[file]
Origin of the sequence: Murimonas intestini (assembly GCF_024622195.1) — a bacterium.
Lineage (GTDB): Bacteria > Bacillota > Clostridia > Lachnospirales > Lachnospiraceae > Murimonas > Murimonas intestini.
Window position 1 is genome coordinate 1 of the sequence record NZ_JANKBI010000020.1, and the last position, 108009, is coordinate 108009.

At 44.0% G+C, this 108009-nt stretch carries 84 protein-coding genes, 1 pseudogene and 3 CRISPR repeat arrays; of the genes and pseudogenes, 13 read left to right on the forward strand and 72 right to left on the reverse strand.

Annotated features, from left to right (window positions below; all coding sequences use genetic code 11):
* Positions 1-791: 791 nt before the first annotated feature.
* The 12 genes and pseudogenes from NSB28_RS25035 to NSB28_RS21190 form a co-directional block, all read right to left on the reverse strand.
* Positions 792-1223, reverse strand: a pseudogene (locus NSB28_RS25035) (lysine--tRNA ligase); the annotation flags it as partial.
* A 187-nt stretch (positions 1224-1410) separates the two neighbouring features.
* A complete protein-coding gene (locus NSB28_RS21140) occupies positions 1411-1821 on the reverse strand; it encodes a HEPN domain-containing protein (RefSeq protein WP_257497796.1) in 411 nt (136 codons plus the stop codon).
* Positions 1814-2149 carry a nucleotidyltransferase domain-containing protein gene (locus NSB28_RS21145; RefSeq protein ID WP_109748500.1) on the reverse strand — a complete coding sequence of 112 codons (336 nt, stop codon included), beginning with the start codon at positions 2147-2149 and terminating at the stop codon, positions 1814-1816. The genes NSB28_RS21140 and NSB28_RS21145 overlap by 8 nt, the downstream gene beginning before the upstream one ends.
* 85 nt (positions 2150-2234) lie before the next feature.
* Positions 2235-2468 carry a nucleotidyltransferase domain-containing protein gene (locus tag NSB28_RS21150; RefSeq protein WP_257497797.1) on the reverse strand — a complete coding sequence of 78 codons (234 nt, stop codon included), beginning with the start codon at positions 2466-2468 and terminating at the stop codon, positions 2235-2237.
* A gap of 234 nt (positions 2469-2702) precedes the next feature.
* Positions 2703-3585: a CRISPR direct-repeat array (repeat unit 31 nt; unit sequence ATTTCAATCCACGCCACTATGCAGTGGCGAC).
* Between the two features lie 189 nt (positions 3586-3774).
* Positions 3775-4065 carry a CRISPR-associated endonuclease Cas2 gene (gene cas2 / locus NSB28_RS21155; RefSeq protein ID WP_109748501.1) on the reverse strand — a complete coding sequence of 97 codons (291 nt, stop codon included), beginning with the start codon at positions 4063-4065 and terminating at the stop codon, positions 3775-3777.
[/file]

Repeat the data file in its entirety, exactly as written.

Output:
Origin of the sequence: Murimonas intestini (assembly GCF_024622195.1) — a bacterium.
Lineage (GTDB): Bacteria > Bacillota > Clostridia > Lachnospirales > Lachnospiraceae > Murimonas > Murimonas intestini.
Window position 1 is genome coordinate 1 of the sequence record NZ_JANKBI010000020.1, and the last position, 108009, is coordinate 108009.

At 44.0% G+C, this 108009-nt stretch carries 84 protein-coding genes, 1 pseudogene and 3 CRISPR repeat arrays; of the genes and pseudogenes, 13 read left to right on the forward strand and 72 right to left on the reverse strand.

Annotated features, from left to right (window positions below; all coding sequences use genetic code 11):
* Positions 1-791: 791 nt before the first annotated feature.
* The 12 genes and pseudogenes from NSB28_RS25035 to NSB28_RS21190 form a co-directional block, all read right to left on the reverse strand.
* Positions 792-1223, reverse strand: a pseudogene (locus NSB28_RS25035) (lysine--tRNA ligase); the annotation flags it as partial.
* A 187-nt stretch (positions 1224-1410) separates the two neighbouring features.
* A complete protein-coding gene (locus NSB28_RS21140) occupies positions 1411-1821 on the reverse strand; it encodes a HEPN domain-containing protein (RefSeq protein WP_257497796.1) in 411 nt (136 codons plus the stop codon).
* Positions 1814-2149 carry a nucleotidyltransferase domain-containing protein gene (locus NSB28_RS21145; RefSeq protein ID WP_109748500.1) on the reverse strand — a complete coding sequence of 112 codons (336 nt, stop codon included), beginning with the start codon at positions 2147-2149 and terminating at the stop codon, positions 1814-1816. The genes NSB28_RS21140 and NSB28_RS21145 overlap by 8 nt, the downstream gene beginning before the upstream one ends.
* 85 nt (positions 2150-2234) lie before the next feature.
* Positions 2235-2468 carry a nucleotidyltransferase domain-containing protein gene (locus tag NSB28_RS21150; RefSeq protein WP_257497797.1) on the reverse strand — a complete coding sequence of 78 codons (234 nt, stop codon included), beginning with the start codon at positions 2466-2468 and terminating at the stop codon, positions 2235-2237.
* A gap of 234 nt (positions 2469-2702) precedes the next feature.
* Positions 2703-3585: a CRISPR direct-repeat array (repeat unit 31 nt; unit sequence ATTTCAATCCACGCCACTATGCAGTGGCGAC).
* Between the two features lie 189 nt (positions 3586-3774).
* Positions 3775-4065 carry a CRISPR-associated endonuclease Cas2 gene (gene cas2 / locus NSB28_RS21155; RefSeq protein ID WP_109748501.1) on the reverse strand — a complete coding sequence of 97 codons (291 nt, stop codon included), beginning with the start codon at positions 4063-4065 and terminating at the stop codon, positions 3775-3777.